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Old 03-10-2009, 06:17 PM
jasonh
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Very cool - did you do all the design and machining yourself?
Yes, its a knock off of an RCOS scope, thats where that basic design came from but it's all done by me and the machining by myself. I wish my mill and lather was CNC though
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  #42  
Old 03-10-2009, 06:18 PM
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Very cool. Are they carbon trusses?, and did you have access to a CNC machine?.
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Old 03-10-2009, 06:20 PM
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They are carbon trusses, I had them made by a company in auckland. About 27NZD each. I made them too long, they will loose a reasonable amount of length..

No CNC, just hours of turning wheels on the machines
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Old 03-10-2009, 06:23 PM
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Rental scopes are not cheating, however i dont think data acquired through a rental setup should be allowed to be entered into imaging competitions... If you didnt set up the mount, get it aligned, get the scope collimated, work out any issues like field curvature, guiding problems, focus etc, then you should not be able to win awards for the quality of image the setup achieved.. I personally would love to use one of the GRAS scopes or one of the Lightbuckets scopes one day to capture an image that my gear would not be capable of...
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Old 03-10-2009, 06:24 PM
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Very neat work then. Then next question of course is, where did you get the RC mirrors ? (or did you grind them yourself;-).
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Old 03-10-2009, 06:29 PM
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Heh, I am not a grinder.. I wouldn't mind one day but my problem is that I would want to bite off something bigger then I could chew..

I got the mirror set from Paul Jones at Star Instruments, I see that you have an rcos in your signature so there is a good chance your's came from the same place.

Jason
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Old 03-10-2009, 06:45 PM
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... get it aligned, get the scope collimated, work out any issues like field curvature, guiding problems, focus etc.....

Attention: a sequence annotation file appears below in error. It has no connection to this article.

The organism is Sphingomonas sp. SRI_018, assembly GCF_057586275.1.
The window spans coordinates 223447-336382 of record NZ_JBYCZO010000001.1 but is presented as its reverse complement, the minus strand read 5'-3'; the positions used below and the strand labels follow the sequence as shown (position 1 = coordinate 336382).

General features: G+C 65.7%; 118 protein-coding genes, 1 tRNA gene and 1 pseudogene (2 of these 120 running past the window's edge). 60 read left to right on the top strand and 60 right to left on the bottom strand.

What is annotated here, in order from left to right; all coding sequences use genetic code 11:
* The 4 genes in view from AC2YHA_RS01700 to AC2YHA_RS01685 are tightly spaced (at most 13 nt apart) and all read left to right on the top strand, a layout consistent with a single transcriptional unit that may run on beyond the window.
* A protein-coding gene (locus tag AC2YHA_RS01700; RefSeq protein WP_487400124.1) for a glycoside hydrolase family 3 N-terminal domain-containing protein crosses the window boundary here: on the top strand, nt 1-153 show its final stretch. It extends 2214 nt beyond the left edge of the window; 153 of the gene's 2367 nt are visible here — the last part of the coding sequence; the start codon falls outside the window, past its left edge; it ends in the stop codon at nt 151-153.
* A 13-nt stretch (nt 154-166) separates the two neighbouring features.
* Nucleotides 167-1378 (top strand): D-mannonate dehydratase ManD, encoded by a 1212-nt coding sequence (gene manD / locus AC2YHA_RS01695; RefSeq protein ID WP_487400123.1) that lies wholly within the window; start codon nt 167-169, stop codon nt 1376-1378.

Alex

You (and others) seem to be making a broad assumption that all the above will somehow be done better with a commercial service than by yourself, why is that?.
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Old 03-10-2009, 06:46 PM
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Originally Posted by jasonh View Post
Yes, its a knock off of an RCOS scope, thats where that basic design came from but it's all done by me and the machining by myself. I wish my mill and lather was CNC though
Man, I admire your machining skills. Something that I would love to learn how to do.
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Old 03-10-2009, 06:49 PM
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Originally Posted by jasonh View Post
Heh, I am not a grinder.. I wouldn't mind one day but my problem is that I would want to bite off something bigger then I could chew..

I got the mirror set from Paul Jones at Star Instruments, I see that you have an rcos in your signature so there is a good chance your's came from the same place.

Jason
Yes indeed, wow thats impressive, I didnt know you, as an amature, could buy just mirrors from him. If you get this right, you may well have found yourself a tidy little earner
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  #50  
Old 03-10-2009, 07:06 PM
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I know someone who'd be interested in a 10" RC with Star Instruments optics and an OTA that looks like that if the price is right

Fred - A few guys in the US have built RC's using star instruments optics... one guy built a 20" robotic RC... that was insane... electric secondary mirror focus and collimation, temperature regulation, built in heaters... looked just like an RCOS....

As does Jasons' Its a very nice looking scope mate... you've done yourself proud.
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  #51  
Old 03-10-2009, 08:03 PM
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Nice piece of work Jason. As far as I'm aware, there seems to be very little information on building Ritchey Chretiens - if I understand things correctly, the mirrors (and of course, there shaping) make distances between them very specific, with little or no tolerance. Are there any good instructions/designs on the web that talk about making this sort of telescope design?

Dave
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  #52  
Old 03-10-2009, 08:47 PM
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Crikey ! What a top job Jason
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  #53  
Old 04-10-2009, 07:15 AM
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Thanks guys, I guess I am taking this thread off topic so if you like I will create a thread later today in ATM and put some pics in..